“Single versus double are both complicated procedures,” Dr. Girgis said. “We handle both here on a regular basis.”

And while Mary is still recovering, her prognosis is good.

“My doctors are amazed by my recovery,” she said. “They had me medicated and it was hard to breathe at times. But I’m up and walking now.”

She has returned several times to visit the team at Corewell Health’s Fred and Lena Meijer Heart Center.

“We made friends with so many of the hospital staff members,” Mary said. “They were so amazing to work with and were always looking out for me.”

‘I’m doing fantastic’

Fast forward about a year.

On any given day, you might find Mary shopping at the department store, or getting back into her normal routine of cooking and cleaning at home.

She is indeed on the mend, Dr. Girgis said.

“Mary had a complicated post-operative course,” he said. “But (she) has since been discharged and is ultimately doing quite well.”

Mary said she’s grateful for the support she has received along the way.

“What a blessing my husband Greg was. Honest to God,” she said. “He learned so much from me being in the hospital, they started calling him a nurse. And he took great care of me. I couldn’t do much of anything on my own at first.”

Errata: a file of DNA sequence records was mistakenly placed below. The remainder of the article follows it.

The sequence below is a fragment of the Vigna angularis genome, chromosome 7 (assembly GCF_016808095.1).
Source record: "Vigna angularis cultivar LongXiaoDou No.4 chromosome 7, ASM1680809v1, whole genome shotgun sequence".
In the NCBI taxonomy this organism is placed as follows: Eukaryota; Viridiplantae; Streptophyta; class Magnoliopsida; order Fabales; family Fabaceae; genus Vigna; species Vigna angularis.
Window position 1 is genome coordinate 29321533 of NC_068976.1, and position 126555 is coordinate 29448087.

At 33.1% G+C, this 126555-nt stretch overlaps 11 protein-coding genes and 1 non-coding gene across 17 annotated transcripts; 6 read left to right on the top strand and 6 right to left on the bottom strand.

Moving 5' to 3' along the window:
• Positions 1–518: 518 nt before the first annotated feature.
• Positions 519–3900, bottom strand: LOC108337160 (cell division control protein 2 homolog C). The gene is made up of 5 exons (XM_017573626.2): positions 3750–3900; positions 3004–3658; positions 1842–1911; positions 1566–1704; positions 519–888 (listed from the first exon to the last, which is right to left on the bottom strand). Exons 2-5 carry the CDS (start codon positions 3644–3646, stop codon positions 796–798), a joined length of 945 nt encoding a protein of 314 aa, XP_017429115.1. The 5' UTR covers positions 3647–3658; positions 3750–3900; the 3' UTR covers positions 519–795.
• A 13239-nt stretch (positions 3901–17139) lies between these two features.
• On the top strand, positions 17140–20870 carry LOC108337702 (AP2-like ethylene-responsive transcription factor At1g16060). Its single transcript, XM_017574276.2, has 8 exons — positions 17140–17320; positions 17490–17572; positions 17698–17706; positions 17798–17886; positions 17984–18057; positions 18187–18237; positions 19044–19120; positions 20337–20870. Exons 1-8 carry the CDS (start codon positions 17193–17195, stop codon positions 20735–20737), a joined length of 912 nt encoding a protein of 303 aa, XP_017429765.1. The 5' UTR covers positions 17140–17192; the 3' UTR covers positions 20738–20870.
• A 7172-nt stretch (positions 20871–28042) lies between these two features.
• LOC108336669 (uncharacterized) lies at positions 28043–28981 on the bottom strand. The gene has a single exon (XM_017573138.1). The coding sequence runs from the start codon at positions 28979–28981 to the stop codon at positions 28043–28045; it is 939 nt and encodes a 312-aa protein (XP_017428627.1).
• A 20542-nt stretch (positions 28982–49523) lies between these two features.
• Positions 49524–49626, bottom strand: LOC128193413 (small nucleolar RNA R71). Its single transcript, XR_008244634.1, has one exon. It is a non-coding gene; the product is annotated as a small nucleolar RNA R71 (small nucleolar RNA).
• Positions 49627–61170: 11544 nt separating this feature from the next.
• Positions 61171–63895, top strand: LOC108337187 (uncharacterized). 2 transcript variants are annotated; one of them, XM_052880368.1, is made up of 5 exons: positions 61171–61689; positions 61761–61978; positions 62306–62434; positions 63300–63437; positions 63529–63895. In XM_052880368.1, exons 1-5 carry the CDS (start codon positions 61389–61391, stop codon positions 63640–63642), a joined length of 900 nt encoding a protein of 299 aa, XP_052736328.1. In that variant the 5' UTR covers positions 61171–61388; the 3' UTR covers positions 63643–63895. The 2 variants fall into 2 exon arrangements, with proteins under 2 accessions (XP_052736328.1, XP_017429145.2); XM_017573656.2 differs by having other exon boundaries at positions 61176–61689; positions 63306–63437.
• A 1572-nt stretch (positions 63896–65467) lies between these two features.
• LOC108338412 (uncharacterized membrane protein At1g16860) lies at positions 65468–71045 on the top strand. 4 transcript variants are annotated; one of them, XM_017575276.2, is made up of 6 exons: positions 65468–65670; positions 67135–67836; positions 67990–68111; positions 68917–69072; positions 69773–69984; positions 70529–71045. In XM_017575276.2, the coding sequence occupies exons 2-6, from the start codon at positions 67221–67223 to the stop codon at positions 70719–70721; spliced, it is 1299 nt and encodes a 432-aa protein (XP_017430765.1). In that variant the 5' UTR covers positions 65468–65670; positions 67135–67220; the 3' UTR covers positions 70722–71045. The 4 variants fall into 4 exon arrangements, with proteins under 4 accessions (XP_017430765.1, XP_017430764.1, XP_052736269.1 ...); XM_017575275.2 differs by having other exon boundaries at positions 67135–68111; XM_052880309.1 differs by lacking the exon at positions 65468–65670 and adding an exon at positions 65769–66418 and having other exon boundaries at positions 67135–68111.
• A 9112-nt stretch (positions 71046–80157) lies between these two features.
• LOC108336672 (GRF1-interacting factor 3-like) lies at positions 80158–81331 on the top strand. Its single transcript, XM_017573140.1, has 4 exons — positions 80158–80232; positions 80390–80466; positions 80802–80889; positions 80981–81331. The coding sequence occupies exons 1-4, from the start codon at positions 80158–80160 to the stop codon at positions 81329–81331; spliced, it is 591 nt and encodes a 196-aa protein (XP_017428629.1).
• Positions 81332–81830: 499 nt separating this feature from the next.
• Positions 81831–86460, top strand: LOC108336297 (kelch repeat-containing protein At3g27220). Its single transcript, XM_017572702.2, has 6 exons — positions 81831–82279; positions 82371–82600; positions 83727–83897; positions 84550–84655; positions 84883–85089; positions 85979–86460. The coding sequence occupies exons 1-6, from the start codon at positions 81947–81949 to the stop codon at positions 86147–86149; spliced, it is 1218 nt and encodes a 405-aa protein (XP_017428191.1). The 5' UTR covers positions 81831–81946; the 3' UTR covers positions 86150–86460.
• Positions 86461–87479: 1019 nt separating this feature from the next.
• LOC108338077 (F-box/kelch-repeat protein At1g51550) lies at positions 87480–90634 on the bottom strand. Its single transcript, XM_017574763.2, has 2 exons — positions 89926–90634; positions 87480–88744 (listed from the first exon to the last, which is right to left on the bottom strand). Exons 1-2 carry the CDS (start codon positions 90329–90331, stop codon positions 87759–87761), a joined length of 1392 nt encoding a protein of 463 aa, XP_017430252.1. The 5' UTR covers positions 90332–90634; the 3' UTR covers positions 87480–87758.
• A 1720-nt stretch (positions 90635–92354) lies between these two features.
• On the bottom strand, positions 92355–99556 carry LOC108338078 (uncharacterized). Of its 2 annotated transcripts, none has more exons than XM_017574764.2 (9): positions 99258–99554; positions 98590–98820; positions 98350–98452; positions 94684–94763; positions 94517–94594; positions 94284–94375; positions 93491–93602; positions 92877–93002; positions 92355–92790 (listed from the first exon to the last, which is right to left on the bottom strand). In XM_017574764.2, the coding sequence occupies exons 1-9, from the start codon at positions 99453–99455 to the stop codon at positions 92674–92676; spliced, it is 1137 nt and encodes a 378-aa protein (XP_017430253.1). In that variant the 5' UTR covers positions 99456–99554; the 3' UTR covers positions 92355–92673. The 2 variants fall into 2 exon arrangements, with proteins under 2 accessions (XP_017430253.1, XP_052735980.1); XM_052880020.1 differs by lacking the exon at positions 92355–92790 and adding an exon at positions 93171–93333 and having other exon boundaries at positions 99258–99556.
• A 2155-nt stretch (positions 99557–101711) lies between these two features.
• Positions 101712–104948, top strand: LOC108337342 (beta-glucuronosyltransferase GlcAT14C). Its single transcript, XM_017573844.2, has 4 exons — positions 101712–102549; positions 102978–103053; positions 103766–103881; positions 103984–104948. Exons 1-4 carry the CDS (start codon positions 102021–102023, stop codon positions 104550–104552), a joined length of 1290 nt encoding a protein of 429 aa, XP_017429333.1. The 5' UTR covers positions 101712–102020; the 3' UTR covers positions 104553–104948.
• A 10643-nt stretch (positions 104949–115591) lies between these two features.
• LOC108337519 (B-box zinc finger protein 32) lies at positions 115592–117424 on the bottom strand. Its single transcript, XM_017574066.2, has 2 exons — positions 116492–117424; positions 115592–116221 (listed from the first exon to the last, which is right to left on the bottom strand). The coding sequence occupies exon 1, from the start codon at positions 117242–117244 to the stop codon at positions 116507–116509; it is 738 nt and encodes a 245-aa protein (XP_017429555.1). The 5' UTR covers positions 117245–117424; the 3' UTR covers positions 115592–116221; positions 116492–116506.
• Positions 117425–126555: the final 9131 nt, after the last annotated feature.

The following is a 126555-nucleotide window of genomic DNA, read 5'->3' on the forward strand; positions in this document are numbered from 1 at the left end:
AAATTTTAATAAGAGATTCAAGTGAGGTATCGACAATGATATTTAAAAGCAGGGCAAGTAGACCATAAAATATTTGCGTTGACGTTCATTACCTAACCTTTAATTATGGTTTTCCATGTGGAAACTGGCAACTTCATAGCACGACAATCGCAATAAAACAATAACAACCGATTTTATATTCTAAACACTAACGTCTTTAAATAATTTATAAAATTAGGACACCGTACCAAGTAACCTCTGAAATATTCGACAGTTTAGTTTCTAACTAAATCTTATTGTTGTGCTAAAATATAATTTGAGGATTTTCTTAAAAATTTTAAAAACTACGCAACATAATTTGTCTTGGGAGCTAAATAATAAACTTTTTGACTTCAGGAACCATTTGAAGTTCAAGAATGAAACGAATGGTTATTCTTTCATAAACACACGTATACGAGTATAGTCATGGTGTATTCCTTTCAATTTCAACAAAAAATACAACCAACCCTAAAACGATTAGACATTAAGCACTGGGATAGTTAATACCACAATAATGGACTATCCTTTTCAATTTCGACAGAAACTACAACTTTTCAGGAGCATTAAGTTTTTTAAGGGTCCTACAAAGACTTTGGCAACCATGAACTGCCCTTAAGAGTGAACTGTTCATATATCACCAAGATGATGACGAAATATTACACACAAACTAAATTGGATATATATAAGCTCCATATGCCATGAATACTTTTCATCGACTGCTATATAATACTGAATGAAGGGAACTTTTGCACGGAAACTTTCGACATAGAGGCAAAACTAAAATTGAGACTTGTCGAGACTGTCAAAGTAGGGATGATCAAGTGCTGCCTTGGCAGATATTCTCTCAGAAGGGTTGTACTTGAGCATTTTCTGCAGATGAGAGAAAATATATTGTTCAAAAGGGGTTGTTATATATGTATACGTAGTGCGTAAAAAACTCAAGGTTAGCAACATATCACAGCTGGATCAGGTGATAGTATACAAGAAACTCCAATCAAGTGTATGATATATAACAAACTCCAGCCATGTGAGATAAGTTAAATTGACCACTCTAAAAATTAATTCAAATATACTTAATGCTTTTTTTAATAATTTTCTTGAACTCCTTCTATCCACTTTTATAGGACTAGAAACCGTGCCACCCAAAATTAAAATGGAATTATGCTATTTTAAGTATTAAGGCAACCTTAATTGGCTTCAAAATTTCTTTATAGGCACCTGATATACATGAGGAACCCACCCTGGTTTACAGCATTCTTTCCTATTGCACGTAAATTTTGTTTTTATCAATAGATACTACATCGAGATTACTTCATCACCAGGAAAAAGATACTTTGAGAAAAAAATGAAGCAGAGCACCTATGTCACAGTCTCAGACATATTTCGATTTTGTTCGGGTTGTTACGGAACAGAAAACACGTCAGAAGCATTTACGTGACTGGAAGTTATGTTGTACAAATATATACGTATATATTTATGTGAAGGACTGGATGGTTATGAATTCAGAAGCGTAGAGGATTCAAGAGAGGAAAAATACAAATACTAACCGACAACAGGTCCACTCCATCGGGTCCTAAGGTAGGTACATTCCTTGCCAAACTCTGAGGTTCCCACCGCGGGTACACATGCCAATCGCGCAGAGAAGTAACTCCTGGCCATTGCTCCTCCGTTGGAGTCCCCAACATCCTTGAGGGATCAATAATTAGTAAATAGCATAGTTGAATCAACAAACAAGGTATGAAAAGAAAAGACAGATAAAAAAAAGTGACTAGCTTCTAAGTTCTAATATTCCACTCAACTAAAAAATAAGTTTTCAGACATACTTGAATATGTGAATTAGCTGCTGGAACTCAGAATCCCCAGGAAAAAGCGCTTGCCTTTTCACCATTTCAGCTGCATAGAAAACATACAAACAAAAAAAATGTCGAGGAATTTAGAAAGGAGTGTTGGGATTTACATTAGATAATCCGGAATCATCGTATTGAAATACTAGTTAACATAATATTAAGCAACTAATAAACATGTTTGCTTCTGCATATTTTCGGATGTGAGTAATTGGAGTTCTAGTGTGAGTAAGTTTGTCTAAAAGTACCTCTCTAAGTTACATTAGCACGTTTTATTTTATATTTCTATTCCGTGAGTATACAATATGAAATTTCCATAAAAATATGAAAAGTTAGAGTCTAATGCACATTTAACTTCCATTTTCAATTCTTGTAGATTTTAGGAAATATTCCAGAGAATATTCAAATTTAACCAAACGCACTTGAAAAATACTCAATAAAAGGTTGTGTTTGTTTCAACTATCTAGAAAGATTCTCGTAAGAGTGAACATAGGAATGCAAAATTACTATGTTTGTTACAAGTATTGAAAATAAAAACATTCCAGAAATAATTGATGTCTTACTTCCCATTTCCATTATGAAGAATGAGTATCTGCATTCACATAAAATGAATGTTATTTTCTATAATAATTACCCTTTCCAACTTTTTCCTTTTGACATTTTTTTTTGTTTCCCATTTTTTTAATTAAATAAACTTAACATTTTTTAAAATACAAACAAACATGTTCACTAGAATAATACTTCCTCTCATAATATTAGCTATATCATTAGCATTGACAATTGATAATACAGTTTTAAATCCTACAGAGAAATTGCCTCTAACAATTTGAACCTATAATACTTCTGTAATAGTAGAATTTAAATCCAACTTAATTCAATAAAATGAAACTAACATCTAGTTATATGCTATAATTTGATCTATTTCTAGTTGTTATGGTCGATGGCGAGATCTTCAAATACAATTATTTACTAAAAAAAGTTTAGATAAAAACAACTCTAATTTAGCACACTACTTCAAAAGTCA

She’s also thankful for her donor.

“If it wasn’t for my donor I wouldn’t be here,” she said.

In one of their first outings after surgery, she and Greg went to a Detroit Tigers game.

“We found close parking,” she said. “I bit off a little more than I could chew and had to sit down, but it was a great time.”

In the initial stages of recovery, when she’d visit department stores to shop, she would use the buggies to scooter around the store. But nowadays, she’s mostly walking.

“I’m told in about a year we’ll be back to 100 percent,” Greg said. “And about as good as she’ll ever get. The good thing is she’s cooking again, so we don’t have to eat my food.”

“I’m doing fantastic, feeling great,” Mary said.

About every two weeks, she and Greg return to Grand Rapids for health care appointments and checkups. She recently underwent a procedure on her carotid artery, and she anticipates a full recovery.

“I had my heart appointment … and was told everything sounded fantastic,” she said. “And I don’t need to be seen again for six months. And my last appointment with my doctor was great, too. All my bloodwork came back looking good and everyone was happy with everything.”

The couple recently celebrated their 31st wedding anniversary with a road trip across northern Michigan.

“We went up to the casino and went up along Grand Traverse Bay,” Mary said. “We checked out Elk Lake and stopped and had lunch. It was nice to get out again.”

They also visit truck shows in the summer and, whenever possible, they get out for walks in their neighborhood. They like to hike, too. Most recently, they logged a 1 1/2-mile hike at Seven Bridges in Kalkaska County.

“I’ve been able to do a lot of visiting and a lot of things I wasn’t able to do before,” Mary said. “I’m finally feeling like I’m giving back to those people who helped me out when I wasn’t doing so well. It’s just amazing how I’m feeling.”